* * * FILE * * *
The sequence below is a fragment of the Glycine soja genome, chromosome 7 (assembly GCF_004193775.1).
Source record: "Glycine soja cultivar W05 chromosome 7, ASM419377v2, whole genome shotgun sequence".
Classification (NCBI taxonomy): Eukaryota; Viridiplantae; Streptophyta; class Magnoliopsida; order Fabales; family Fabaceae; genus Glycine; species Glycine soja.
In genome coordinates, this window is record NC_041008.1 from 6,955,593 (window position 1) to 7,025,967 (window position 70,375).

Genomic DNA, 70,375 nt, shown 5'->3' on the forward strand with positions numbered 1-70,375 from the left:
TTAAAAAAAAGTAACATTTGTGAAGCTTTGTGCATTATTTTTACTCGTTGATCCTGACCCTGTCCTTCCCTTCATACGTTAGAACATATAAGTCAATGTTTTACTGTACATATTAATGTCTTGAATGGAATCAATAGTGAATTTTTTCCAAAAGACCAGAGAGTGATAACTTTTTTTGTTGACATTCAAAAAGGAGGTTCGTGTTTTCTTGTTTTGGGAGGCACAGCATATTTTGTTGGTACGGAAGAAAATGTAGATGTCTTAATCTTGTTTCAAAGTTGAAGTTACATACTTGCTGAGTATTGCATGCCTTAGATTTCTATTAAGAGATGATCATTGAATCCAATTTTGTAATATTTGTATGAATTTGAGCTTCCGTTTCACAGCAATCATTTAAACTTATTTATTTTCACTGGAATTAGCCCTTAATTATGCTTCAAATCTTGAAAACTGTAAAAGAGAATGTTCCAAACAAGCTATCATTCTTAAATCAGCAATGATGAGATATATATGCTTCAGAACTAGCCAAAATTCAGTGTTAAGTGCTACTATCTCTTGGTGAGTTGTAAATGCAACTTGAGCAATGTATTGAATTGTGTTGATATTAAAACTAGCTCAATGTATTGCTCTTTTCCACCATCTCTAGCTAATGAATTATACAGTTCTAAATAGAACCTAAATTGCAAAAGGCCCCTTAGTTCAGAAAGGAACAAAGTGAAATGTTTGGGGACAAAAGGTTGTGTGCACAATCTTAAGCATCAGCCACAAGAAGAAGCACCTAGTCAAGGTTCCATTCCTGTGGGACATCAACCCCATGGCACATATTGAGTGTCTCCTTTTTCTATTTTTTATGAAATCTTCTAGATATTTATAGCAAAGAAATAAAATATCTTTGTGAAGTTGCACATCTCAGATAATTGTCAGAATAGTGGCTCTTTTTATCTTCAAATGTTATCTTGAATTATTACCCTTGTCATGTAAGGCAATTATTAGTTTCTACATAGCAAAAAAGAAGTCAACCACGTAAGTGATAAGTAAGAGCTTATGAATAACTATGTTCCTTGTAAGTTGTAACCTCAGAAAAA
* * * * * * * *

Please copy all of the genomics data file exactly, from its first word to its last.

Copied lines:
The sequence below is a fragment of the Glycine soja genome, chromosome 7 (assembly GCF_004193775.1).
Source record: "Glycine soja cultivar W05 chromosome 7, ASM419377v2, whole genome shotgun sequence".
Classification (NCBI taxonomy): Eukaryota; Viridiplantae; Streptophyta; class Magnoliopsida; order Fabales; family Fabaceae; genus Glycine; species Glycine soja.
In genome coordinates, this window is record NC_041008.1 from 6,955,593 (window position 1) to 7,025,967 (window position 70,375).

Genomic DNA, 70,375 nt, shown 5'->3' on the forward strand with positions numbered 1-70,375 from the left:
TTAAAAAAAAGTAACATTTGTGAAGCTTTGTGCATTATTTTTACTCGTTGATCCTGACCCTGTCCTTCCCTTCATACGTTAGAACATATAAGTCAATGTTTTACTGTACATATTAATGTCTTGAATGGAATCAATAGTGAATTTTTTCCAAAAGACCAGAGAGTGATAACTTTTTTTGTTGACATTCAAAAAGGAGGTTCGTGTTTTCTTGTTTTGGGAGGCACAGCATATTTTGTTGGTACGGAAGAAAATGTAGATGTCTTAATCTTGTTTCAAAGTTGAAGTTACATACTTGCTGAGTATTGCATGCCTTAGATTTCTATTAAGAGATGATCATTGAATCCAATTTTGTAATATTTGTATGAATTTGAGCTTCCGTTTCACAGCAATCATTTAAACTTATTTATTTTCACTGGAATTAGCCCTTAATTATGCTTCAAATCTTGAAAACTGTAAAAGAGAATGTTCCAAACAAGCTATCATTCTTAAATCAGCAATGATGAGATATATATGCTTCAGAACTAGCCAAAATTCAGTGTTAAGTGCTACTATCTCTTGGTGAGTTGTAAATGCAACTTGAGCAATGTATTGAATTGTGTTGATATTAAAACTAGCTCAATGTATTGCTCTTTTCCACCATCTCTAGCTAATGAATTATACAGTTCTAAATAGAACCTAAATTGCAAAAGGCCCCTTAGTTCAGAAAGGAACAAAGTGAAATGTTTGGGGACAAAAGGTTGTGTGCACAATCTTAAGCATCAGCCACAAGAAGAAGCACCTAGTCAAGGTTCCATTCCTGTGGGACATCAACCCCATGGCACATATTGAGTGTCTCCTTTTTCTATTTTTTATGAAATCTTCTAGATATTTATAGCAAAGAAATAAAATATCTTTGTGAAGTTGCACATCTCAGATAATTGTCAGAATAGTGGCTCTTTTTATCTTCAAATGTTATCTTGAATTATTACCCTTGTCATGTAAGGCAATTATTAGTTTCTACATAGCAAAAAAGAAGTCAACCACGTAAGTGATAAGTAAGAGCTTATGAATAACTATGTTCCTTGTAAGTTGTAACCTCAGAAAAA